THE END OF CHARLES BAKER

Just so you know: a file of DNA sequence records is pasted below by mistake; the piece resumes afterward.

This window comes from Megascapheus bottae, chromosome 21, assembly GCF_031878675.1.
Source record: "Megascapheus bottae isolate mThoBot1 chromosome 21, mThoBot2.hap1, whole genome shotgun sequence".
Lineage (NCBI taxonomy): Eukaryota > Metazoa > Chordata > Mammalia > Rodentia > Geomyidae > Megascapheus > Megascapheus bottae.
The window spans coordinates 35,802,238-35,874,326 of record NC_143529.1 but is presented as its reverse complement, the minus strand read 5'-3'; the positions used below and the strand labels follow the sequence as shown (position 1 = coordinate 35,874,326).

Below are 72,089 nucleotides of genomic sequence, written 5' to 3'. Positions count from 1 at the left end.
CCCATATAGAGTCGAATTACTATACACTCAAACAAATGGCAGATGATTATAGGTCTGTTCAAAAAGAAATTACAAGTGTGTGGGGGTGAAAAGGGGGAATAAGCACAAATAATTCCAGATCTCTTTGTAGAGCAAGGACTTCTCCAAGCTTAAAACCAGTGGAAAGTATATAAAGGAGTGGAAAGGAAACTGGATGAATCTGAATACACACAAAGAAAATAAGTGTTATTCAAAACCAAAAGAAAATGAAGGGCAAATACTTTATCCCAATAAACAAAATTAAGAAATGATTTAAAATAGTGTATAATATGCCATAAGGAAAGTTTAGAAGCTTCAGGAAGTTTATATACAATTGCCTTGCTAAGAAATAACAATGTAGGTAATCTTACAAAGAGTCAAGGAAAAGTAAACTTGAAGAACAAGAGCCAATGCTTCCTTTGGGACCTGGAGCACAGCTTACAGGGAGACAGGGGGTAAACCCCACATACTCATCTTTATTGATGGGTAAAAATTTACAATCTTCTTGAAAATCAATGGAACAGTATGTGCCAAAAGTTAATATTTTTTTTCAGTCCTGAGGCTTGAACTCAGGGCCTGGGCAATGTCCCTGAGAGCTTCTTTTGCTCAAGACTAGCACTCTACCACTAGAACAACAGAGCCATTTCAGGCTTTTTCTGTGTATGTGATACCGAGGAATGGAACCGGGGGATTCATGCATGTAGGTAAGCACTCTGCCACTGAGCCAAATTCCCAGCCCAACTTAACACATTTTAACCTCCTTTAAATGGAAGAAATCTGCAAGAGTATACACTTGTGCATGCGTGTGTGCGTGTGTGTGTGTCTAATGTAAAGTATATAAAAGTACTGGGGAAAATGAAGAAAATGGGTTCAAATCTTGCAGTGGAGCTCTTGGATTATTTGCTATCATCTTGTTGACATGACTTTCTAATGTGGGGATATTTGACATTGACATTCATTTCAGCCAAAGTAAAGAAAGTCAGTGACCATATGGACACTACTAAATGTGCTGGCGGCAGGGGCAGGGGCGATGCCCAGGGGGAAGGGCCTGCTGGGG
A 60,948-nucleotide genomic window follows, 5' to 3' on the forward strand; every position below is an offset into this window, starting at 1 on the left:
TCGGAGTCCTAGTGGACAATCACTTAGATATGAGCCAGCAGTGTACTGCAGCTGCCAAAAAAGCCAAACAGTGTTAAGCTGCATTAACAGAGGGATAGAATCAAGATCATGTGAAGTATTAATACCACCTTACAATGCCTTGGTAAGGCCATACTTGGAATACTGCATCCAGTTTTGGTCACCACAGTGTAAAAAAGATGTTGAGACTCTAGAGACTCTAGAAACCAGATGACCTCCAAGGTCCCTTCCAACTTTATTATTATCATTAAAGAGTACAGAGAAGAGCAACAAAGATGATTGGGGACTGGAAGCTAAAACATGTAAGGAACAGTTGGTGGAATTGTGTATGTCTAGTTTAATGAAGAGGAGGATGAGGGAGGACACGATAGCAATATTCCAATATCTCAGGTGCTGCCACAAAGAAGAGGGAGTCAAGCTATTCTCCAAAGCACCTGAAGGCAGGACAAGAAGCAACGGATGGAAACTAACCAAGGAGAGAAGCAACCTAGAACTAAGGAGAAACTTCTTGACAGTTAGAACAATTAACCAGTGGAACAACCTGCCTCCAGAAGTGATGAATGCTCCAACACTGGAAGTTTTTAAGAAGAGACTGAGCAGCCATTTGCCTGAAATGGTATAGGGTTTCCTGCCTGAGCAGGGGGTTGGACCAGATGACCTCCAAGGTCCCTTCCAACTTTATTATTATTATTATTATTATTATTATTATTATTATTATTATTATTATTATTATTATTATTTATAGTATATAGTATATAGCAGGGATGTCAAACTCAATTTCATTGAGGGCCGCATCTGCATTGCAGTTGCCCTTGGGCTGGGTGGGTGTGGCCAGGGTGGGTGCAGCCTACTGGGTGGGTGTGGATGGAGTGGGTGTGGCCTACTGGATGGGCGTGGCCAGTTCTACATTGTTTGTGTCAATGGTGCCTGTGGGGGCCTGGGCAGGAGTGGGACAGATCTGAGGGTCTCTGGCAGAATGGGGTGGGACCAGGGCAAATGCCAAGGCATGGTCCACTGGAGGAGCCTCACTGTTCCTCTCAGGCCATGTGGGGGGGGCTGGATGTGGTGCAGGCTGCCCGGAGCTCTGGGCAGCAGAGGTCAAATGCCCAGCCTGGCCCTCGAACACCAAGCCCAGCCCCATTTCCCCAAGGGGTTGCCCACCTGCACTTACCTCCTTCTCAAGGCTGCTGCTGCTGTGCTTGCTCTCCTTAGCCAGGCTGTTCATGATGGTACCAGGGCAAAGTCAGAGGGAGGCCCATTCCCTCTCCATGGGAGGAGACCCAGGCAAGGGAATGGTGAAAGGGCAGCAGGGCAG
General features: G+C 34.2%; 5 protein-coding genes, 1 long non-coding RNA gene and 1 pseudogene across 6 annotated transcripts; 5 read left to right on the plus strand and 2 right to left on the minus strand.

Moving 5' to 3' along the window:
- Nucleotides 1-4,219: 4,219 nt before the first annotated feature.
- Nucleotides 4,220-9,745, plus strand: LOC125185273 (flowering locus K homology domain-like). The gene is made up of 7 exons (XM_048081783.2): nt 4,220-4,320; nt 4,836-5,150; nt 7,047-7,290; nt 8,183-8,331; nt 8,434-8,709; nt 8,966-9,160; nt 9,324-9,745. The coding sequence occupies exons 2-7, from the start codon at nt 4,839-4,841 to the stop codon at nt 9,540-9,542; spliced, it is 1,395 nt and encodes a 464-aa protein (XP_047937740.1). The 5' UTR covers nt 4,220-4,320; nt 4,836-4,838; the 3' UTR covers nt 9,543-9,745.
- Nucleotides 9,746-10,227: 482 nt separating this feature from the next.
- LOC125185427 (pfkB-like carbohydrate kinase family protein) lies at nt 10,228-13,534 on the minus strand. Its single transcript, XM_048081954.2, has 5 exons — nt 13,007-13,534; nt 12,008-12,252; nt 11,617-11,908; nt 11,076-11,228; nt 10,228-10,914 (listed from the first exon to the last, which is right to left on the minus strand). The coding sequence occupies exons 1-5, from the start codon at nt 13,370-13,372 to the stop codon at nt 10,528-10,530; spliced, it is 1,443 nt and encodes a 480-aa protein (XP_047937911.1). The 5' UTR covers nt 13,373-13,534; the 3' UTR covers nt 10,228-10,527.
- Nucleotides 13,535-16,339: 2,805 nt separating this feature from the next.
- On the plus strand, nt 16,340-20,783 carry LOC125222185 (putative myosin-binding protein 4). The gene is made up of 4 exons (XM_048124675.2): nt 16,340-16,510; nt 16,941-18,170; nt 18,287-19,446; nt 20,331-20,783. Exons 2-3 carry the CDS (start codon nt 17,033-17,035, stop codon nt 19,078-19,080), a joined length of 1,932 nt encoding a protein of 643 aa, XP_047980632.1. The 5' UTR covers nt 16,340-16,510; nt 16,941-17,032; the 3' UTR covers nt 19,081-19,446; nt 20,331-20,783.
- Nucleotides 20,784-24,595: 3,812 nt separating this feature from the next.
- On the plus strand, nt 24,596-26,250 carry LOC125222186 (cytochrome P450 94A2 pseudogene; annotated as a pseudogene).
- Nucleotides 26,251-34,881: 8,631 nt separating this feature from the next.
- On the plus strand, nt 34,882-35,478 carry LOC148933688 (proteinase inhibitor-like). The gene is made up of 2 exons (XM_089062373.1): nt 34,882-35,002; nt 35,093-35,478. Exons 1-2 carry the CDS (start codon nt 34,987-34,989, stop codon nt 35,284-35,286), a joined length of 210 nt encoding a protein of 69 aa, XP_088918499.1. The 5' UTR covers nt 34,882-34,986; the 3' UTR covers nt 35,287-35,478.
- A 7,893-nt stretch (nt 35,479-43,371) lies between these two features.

I don’t quite know what I want from life yet; what I beg it to give me, where to end up. All I’m certain of is I’m still miles away from the finish line. My tale has just begun, the second chapter still in the introduction, words still being written, tread still being spun. Sometimes, I wonder if I’ve even begun the race. I hope this isn’t all I amount to, stuck in an endless loop of work and paying bills. I don’t hate my life, it is just nothing special. I don’t love my job, but I don’t abhor it. I’m not the heart of the party, but I hang out with friends on weekends. It is all just mediocre. Every week day, I unlock the office door at 7:55, toss my black leather bag that cost more than it’s worth onto the carpeted floor, take a seat in the faded chair and flip to the next page of my small desk calendar. One more day down. The doctor is always late, and I have learned to never schedule appointments for him until at least nine. I never like to keep the patients waiting, not when their time has grown so precious. I try to help people in those subtle ways, although with the crowds drifting in this waiting room, no number of smiles or the bowl of candy I constantly keep filled to the rim, will relieve any of the pressure grinding their hearts into sawdust. And all of these people, I either saw one or three times. There was the initial consultation, normally on a Monday afternoon, such a normal time. Sometimes they walked in with Starbucks in their hand, others with sunglasses pushed back on their forehead. Some held a book; others wore a suit as they were leaving work. Some come with family and friends, more alone. Some minors, some past retirement. And then there was the crowd who appeared as you might imagine, loose clothes cascading to the floor in a waterfall of gray, eyebags painted in a single stroke. Their skin pale, marble as their blue veins peeked through. Yet no two people were ever the same. In this hour-long appointment, they were told how to die, what other doctors to consult, what other paperwork to fill out before the next meeting. They always left from the back door, so I never saw the reaction after, but as I went to empty the trash when closing at night, the cans were always overflowing with tissues. Some never made it back to the second appointment, as they realized the weight of their actions. Even though their end would come naturally in months, they couldn’t take the final leap to cut the string on their own terms. Who could blame them? But those who did come a second time to begin their final countdown were never the same. If they had managed to draw on a smile the first time, they no longer put forth the effort. Even if we had exchanged slight small talk prior, there was now only empty, hallowing silence. I never wanted to grow attached, and they never reached out a hand in the first place. Our silent system worked well. The final appointment, I pretended to not remember who they were. I pretended to not remember every face. I pretended to not know this was their last appointment. I pretended the back exit would still be needed. Even the few who had been accompanied earlier were almost always alone. And they said good-bye to an empty room.